Until now, I haven't mentioned that my basement is also the packrat museum.
When my daughter was small, she was the embodiment of an I love stuff personal style. With age, she's acquired less patience with extraneous stuff, and has actually gotten pretty good at weeding out. This is a very good thing since she goes to college in the fall and will be living in a very small space.
But I digress. The fact is, my daughter didn't come by these tendencies by accident, as thirty seconds in my basement will prove. Though I've also grown more ruthless with age, I still have a hard time letting go of things that have sentimental value (and so does my husband). When these mementos collect in the living spaces of my house, it's less of a problem than when they gather in my basement.
Does that sound backwards? Let me explain. Over time and with frequent pruning, only the real treasures survive in the living spaces. But, since pruning and purging happen less often in my basement than dumping and forgetting (an unfortunate cousin of drop and run), the aforementioned piles of stuff grow unchecked for long periods of time. This makes the overwhelming collections of stuff in my basement a perfect place to practice the Give it Five! strategy.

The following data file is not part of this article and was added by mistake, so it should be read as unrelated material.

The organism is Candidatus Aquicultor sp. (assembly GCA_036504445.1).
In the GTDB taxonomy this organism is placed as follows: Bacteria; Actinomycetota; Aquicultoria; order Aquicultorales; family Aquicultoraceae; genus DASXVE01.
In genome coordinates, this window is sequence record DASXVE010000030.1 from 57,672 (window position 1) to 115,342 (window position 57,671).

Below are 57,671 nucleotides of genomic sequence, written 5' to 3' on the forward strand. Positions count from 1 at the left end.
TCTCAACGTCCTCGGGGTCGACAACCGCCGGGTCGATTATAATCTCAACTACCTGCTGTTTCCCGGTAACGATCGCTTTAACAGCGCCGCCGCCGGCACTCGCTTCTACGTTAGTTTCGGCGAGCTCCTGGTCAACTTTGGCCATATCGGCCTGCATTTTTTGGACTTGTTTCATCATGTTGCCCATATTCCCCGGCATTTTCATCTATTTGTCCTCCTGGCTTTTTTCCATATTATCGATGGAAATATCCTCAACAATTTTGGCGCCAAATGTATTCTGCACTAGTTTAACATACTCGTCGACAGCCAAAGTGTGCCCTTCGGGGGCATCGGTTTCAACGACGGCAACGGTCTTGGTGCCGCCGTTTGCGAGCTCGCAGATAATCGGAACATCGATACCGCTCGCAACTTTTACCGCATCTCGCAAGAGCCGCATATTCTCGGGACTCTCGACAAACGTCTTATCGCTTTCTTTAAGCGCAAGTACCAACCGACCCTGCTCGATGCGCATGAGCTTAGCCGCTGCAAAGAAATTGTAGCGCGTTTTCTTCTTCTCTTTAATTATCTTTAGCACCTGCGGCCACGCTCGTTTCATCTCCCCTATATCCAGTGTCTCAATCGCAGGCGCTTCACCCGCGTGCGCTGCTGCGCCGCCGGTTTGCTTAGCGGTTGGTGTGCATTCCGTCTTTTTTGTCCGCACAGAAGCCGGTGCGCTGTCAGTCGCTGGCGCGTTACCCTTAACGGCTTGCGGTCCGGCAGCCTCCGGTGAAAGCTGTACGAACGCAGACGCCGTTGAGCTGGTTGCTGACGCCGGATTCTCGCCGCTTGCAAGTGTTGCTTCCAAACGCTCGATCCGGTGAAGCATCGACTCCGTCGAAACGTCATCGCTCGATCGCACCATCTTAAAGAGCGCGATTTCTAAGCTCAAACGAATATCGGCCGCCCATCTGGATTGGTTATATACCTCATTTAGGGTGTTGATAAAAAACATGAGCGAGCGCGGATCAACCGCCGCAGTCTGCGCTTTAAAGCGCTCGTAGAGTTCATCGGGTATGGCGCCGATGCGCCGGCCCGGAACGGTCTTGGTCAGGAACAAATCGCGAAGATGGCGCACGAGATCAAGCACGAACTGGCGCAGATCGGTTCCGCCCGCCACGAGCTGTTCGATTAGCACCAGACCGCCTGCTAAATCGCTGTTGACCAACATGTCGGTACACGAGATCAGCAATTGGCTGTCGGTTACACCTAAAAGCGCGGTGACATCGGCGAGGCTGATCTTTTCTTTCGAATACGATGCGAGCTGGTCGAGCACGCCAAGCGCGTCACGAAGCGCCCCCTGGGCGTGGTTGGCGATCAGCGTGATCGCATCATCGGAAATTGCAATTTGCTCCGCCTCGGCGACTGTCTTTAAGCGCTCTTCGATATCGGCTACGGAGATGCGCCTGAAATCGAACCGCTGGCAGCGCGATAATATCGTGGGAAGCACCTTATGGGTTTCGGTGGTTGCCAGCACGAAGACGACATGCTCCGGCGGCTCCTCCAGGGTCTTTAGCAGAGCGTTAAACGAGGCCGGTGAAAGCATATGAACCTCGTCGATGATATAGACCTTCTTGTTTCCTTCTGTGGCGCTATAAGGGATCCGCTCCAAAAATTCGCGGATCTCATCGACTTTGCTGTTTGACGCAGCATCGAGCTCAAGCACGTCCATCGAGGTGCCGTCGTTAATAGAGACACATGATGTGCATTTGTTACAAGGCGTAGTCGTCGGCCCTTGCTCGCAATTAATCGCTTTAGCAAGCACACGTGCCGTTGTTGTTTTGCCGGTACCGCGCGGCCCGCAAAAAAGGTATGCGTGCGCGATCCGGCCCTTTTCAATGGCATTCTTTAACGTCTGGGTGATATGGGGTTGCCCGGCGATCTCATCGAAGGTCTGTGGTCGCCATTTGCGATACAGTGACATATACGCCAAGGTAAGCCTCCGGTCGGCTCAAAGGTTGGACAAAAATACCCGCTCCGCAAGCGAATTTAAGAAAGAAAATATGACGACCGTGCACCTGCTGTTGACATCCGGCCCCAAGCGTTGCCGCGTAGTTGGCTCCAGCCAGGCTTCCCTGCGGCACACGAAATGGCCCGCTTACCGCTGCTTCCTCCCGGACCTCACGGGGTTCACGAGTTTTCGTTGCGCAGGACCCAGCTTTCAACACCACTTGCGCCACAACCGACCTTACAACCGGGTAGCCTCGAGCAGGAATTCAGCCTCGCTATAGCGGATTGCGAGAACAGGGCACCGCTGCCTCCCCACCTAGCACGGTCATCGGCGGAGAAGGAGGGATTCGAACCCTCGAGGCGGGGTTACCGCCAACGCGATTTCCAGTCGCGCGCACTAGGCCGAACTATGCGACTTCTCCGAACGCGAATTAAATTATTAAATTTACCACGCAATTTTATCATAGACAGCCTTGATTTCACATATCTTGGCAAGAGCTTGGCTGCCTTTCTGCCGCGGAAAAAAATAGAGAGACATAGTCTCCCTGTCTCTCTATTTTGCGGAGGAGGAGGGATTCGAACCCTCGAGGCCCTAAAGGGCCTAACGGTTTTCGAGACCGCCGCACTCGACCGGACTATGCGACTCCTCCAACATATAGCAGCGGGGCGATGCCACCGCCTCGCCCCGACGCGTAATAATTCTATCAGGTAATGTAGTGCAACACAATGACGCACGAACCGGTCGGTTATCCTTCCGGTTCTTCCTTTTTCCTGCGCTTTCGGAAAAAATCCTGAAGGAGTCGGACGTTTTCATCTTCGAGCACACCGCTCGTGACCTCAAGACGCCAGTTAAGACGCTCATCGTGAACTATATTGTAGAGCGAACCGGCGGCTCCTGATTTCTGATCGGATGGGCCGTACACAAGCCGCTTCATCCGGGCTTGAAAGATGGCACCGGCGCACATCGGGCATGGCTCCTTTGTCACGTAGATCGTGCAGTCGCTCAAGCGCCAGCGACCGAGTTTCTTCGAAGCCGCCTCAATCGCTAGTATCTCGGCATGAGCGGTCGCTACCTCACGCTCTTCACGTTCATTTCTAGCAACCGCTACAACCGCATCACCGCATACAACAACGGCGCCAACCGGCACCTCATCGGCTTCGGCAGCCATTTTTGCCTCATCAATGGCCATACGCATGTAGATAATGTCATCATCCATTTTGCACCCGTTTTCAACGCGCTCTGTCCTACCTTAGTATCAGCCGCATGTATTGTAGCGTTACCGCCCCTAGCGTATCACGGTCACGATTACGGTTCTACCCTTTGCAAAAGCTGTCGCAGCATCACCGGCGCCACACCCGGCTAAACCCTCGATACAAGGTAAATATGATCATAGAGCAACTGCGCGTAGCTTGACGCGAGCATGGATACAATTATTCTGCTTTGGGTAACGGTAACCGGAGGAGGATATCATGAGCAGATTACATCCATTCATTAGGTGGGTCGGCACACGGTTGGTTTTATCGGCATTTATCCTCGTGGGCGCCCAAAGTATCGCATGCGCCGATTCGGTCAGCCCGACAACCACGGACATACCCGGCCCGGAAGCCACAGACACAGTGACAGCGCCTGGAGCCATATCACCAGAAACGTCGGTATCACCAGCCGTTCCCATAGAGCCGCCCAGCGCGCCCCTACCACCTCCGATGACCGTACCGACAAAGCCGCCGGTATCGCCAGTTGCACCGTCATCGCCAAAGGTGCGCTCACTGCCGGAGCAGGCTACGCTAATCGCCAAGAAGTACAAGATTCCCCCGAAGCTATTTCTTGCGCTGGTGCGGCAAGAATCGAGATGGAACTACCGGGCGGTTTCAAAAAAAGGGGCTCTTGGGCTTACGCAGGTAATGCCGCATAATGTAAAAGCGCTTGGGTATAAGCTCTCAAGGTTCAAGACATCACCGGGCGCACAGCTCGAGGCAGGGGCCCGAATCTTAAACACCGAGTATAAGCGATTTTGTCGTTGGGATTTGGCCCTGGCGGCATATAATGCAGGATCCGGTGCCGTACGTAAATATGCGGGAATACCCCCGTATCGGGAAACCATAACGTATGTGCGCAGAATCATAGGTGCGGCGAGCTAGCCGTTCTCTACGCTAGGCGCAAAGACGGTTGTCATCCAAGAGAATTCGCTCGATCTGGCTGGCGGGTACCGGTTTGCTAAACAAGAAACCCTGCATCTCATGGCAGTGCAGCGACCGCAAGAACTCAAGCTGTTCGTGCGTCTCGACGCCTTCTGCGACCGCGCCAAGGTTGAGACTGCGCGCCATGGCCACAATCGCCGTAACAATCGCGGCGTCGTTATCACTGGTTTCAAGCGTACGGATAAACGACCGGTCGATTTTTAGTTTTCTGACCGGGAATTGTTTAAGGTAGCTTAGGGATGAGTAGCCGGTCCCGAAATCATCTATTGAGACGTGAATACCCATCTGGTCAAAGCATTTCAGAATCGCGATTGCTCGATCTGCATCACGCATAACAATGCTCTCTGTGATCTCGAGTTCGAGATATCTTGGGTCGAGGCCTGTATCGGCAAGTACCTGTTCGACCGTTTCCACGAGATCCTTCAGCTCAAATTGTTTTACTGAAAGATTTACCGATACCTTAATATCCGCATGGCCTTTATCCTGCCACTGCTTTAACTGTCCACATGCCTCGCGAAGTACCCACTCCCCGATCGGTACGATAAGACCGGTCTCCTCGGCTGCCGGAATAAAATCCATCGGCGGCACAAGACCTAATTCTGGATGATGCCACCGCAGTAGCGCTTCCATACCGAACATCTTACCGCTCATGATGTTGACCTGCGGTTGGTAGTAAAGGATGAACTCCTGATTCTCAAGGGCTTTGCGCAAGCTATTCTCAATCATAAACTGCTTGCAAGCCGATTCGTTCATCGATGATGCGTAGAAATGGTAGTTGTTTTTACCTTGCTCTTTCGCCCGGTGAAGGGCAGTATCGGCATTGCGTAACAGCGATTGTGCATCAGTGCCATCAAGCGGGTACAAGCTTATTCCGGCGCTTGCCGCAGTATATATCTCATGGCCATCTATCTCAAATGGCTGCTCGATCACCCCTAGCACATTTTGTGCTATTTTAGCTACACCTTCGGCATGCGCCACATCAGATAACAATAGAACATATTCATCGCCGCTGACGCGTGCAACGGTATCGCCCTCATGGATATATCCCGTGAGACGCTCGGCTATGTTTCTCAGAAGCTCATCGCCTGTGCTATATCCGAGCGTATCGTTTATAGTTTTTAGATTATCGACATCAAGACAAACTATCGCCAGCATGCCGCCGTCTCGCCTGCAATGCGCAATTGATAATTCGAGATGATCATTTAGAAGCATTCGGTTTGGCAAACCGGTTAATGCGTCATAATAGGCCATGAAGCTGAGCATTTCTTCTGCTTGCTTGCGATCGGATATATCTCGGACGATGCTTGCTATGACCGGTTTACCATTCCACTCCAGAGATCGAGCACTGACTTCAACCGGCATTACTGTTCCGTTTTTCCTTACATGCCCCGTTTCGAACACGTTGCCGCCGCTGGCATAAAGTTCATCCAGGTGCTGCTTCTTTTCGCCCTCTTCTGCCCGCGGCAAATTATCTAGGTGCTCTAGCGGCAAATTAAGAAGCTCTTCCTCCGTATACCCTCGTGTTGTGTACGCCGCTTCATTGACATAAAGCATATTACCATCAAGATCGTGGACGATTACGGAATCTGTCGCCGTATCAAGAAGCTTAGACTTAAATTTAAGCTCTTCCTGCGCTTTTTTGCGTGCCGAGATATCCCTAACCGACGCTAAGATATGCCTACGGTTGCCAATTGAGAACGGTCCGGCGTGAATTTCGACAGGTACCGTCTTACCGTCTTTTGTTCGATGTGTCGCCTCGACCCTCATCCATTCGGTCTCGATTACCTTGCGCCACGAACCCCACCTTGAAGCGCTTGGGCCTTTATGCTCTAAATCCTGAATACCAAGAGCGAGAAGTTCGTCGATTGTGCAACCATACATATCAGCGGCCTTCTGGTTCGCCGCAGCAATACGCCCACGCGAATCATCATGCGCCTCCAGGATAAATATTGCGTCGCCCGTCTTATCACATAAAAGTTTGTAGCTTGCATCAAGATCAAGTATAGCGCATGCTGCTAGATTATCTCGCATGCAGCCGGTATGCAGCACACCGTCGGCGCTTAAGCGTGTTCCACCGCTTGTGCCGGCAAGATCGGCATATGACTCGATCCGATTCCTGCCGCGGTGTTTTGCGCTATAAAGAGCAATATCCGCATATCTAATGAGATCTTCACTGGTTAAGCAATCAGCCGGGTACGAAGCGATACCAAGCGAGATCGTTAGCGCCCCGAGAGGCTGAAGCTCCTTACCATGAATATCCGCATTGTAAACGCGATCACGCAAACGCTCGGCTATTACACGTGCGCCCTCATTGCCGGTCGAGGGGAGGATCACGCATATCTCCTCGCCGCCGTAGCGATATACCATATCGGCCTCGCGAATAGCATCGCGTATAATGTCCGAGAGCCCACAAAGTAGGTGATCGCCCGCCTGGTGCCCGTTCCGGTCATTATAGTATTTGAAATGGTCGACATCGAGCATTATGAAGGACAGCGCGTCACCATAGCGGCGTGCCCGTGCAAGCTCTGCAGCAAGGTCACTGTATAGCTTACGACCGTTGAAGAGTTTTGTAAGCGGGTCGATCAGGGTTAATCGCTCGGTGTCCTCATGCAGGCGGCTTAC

Last Saturday's Give it Five! yielded two items for the recycle bin and plans for some empty containers. First, I started filling an empty box with random items I "discovered" and want to donate. When the box is full, I'll call one of the agencies that collects household items and they'll come and pick it up. Easy enough.
I also started another bin. This one will collect things my daughter will need when she leaves home in the fall -- items from the massive shopping list I printed out last weekend and plan to chip away at this summer. This second inspiration came when I unearthed old blankets and comforters we'd saved "just in case." I'll wash and pack what she needs and wash and donate what she doesn't, and slowly divest myself of unnecessary stuff as I make the transition to this new phase of her life.
|Photo: Ashley Schweitzer via Minimograhy|
When I retired, I kept that planner (along with some others that are still packed away) for both practical and emotional reasons. Four years later, getting rid of it was like letting go of old baggage. The planner represented an old part of my life, one I've slowly let go of over the last four years. What's important from that time remains in my memory, nurtured by the interactions I still have with friends from that time. I don't need a planner for those things. And four-year-old appointments certainly don't need to take up room in my basement.
After removing personal information from the planner, I placed it in the recycling bin. It didn't take up much space, which seemed a little strange.
In the short space of time between rinse and spin, I let go of the past and made plans for the future.
Not bad for five minutes in the basement.